We departed Berry Oaks on April 27, 2010 and stayed our first night at Laura Walker State Park.  The next morning after a short trip (10 minutes) we arrived at Twin Oaks and were greeted by a staff of awesome country folk.  They guided us to our spot and we began to settle in. 

The festival went from Thursday evening to late Saturday night.  There were a dozen or so groups performing throughout the weekend and we were pleased to be able to see each at least once. 
The entertainment was great and the atmosphere was very family oriented.  We will return here often.

We returned to the Ft. Stewart campground on Sunday and began making preparations to put the trailer into storage for the summer.  While cleaning the trailer's roof it came to our attention there was a soft spot near the rear.  Not good.  The next morning we brought the trailer to the Camping World in Savannah to have them look at it.  Not good again.  It seems the seals around the ladder had been leaking for a while and water had gotten under the rubber roof and rotted a portion of it.  The whole rear laminate had become detached, also.  Definitely not good.  It would have to be repaired soon.

We went back to Ft. Stewart and hurried our preparations for returning to Maryland.  On Friday morning we packed up, dropped the trailer at Camping World and headed up I-95.  It would take several weeks for the repairs.  The trip back was uneventful.  Once the trailer was repaired I returned to Savannah (alone), put it into storage and drove back to Maryland.

Once back in Maryland our time was consumed with putting the house back into shape after the terrible winter they had experienced here.  We were sad having to be here and Guinness was upset as to not being able to stay outside a lot.  We began to discuss adopting another Doodle as a playmate/companion for him hoping to make it easier on him and us.  After looking through many websites for rescues, we came across a three year old male Labradoodle residing in a foster home near Dallas, Texas.  We talked it over, made some calls and decided to do it.  We had been stationary for three weeks and we were eager to be back on the road.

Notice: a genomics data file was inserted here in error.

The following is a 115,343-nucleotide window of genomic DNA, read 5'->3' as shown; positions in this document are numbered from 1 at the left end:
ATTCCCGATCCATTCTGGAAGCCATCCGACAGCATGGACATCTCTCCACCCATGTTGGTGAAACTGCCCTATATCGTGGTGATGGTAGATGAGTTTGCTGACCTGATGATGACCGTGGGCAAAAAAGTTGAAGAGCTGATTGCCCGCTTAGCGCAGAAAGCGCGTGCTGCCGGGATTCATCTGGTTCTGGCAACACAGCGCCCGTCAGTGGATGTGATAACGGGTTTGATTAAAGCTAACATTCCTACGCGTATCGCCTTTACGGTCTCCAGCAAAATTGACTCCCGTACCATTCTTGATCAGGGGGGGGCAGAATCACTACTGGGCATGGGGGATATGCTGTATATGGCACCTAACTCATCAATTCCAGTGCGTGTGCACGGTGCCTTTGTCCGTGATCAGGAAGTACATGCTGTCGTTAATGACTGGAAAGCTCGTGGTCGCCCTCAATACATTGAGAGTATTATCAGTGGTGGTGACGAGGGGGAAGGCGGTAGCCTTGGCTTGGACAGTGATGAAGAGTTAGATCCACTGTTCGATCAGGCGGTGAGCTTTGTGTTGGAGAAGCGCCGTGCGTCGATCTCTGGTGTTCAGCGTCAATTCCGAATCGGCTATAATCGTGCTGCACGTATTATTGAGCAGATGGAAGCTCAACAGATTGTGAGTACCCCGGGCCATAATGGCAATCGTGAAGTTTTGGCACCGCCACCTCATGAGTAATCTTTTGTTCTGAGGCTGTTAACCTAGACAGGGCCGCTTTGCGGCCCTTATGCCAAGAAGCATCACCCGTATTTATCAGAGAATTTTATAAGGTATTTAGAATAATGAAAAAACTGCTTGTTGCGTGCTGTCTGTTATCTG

We considered driving straight to Dallas and then back, but we came to the conclusion it would be better to take our time and not put too much stress on the new Doodle right away.  We drove back to Savannah, stayed a few days at the Ft. Stewart campground and headed to Dallas on May 31, 2010.  Our intention was to pick up our new addition on Friday, June 4th, however, the foster home had something come up and asked us the day we left for Dallas if we could pick him up on the 3rd.  We said yes.  That was going to be a long drive in two days.  We stayed the first night in a small and very quiet RV park in Marion, Mississippi which was about half way to our destination in Denton, Texas.  The next morning we were on the road early and made it to Dallas just at rush hour.  What a horrible experience that was, but we were pumped for the next day and pulled into the RV park in Denton and relaxed.

________MEET ROSCO___________

Hi All!!

Rosco is a small (35 lb), charcoal, male, 2nd generation Labradoodle.  He was put up for adoption by the family who raised him due to health problems with one of the family members.  Like Guinness, he has a wonderful disposition, well mannered, loves people, especially children and other dogs.  He is a perfect match for for the three of us.  We, especially me, were worried about how he would get along with Guinness and how he would take to our life style of traveling.  We were about to find out.